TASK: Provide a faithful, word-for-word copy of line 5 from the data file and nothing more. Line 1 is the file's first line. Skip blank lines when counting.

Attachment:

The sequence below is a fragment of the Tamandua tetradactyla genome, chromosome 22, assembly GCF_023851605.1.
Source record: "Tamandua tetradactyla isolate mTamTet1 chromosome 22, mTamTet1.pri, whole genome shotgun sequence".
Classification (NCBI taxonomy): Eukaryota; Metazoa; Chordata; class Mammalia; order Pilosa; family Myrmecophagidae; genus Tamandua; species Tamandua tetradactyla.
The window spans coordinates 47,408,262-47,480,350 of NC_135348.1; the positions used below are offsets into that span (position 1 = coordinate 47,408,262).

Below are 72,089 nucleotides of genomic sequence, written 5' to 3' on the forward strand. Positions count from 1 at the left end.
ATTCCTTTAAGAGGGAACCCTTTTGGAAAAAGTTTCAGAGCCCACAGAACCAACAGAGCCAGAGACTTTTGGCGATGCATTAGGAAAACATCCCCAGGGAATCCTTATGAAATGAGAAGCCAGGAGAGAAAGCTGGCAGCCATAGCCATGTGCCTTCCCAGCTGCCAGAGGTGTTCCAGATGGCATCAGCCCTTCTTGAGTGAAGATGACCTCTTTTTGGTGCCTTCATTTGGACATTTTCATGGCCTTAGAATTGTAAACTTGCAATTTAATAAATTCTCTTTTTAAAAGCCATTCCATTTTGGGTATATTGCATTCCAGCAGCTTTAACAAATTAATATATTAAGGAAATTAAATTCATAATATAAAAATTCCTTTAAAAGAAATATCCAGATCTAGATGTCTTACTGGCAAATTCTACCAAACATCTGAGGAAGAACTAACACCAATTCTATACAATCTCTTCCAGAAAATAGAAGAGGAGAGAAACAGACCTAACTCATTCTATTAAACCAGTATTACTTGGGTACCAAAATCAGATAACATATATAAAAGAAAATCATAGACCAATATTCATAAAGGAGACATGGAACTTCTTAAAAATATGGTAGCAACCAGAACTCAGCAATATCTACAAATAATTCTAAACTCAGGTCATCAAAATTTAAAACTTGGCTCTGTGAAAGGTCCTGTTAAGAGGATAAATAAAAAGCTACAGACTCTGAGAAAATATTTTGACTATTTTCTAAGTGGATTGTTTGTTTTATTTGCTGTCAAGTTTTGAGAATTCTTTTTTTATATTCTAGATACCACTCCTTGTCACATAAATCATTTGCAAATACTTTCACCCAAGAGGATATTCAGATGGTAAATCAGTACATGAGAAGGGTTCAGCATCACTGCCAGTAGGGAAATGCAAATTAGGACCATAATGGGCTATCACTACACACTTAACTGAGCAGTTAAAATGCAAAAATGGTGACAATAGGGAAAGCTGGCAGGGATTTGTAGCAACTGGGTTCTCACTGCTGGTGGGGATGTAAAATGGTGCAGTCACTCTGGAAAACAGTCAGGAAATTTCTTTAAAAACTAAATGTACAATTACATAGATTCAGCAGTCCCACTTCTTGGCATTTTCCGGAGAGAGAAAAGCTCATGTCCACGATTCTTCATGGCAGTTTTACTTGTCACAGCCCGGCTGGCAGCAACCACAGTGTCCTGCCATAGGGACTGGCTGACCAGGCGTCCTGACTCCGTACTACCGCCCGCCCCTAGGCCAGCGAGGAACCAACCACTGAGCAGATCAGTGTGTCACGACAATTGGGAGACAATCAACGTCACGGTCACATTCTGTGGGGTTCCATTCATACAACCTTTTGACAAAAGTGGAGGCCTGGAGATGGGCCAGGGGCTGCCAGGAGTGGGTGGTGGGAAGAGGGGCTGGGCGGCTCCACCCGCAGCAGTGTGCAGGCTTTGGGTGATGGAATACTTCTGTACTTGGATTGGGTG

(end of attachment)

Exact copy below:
Below are 72,089 nucleotides of genomic sequence, written 5' to 3' on the forward strand. Positions count from 1 at the left end.